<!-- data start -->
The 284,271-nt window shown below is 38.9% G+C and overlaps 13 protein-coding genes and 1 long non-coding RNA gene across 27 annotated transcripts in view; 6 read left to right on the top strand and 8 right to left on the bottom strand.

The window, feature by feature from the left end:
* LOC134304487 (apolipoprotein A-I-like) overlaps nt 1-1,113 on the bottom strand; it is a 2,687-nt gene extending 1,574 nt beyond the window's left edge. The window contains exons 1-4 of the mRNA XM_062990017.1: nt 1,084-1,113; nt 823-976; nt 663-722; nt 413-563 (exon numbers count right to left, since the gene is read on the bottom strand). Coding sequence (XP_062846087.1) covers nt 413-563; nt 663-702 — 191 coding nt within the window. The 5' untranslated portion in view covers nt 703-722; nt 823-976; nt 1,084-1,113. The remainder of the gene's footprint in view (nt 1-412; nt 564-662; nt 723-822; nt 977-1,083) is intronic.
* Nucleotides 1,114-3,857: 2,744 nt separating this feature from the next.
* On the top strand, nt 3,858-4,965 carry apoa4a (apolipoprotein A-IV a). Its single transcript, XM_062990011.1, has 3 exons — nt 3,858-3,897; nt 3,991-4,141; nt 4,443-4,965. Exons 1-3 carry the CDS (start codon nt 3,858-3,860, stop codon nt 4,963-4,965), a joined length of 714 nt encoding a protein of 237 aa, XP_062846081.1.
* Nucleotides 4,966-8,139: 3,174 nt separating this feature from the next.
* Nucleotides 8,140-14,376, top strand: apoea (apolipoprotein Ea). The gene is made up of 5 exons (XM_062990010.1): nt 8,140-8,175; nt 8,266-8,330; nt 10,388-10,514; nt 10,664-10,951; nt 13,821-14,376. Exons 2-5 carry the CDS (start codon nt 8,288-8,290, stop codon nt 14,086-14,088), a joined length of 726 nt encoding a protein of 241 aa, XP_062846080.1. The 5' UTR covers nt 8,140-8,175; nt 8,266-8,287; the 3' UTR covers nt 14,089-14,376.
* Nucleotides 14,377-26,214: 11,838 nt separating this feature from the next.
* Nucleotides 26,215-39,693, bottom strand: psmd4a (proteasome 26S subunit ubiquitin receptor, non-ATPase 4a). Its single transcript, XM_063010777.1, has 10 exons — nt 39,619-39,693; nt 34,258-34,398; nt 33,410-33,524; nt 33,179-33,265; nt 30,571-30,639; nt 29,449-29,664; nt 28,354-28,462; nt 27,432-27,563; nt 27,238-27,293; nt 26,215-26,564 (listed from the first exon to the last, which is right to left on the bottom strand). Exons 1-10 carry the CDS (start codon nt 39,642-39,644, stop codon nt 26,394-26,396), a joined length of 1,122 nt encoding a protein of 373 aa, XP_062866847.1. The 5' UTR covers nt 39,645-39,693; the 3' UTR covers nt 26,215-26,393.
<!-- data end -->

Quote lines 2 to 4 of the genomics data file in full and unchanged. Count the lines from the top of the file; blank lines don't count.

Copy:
The window, feature by feature from the left end:
* LOC134304487 (apolipoprotein A-I-like) overlaps nt 1-1,113 on the bottom strand; it is a 2,687-nt gene extending 1,574 nt beyond the window's left edge. The window contains exons 1-4 of the mRNA XM_062990017.1: nt 1,084-1,113; nt 823-976; nt 663-722; nt 413-563 (exon numbers count right to left, since the gene is read on the bottom strand). Coding sequence (XP_062846087.1) covers nt 413-563; nt 663-702 — 191 coding nt within the window. The 5' untranslated portion in view covers nt 703-722; nt 823-976; nt 1,084-1,113. The remainder of the gene's footprint in view (nt 1-412; nt 564-662; nt 723-822; nt 977-1,083) is intronic.
* Nucleotides 1,114-3,857: 2,744 nt separating this feature from the next.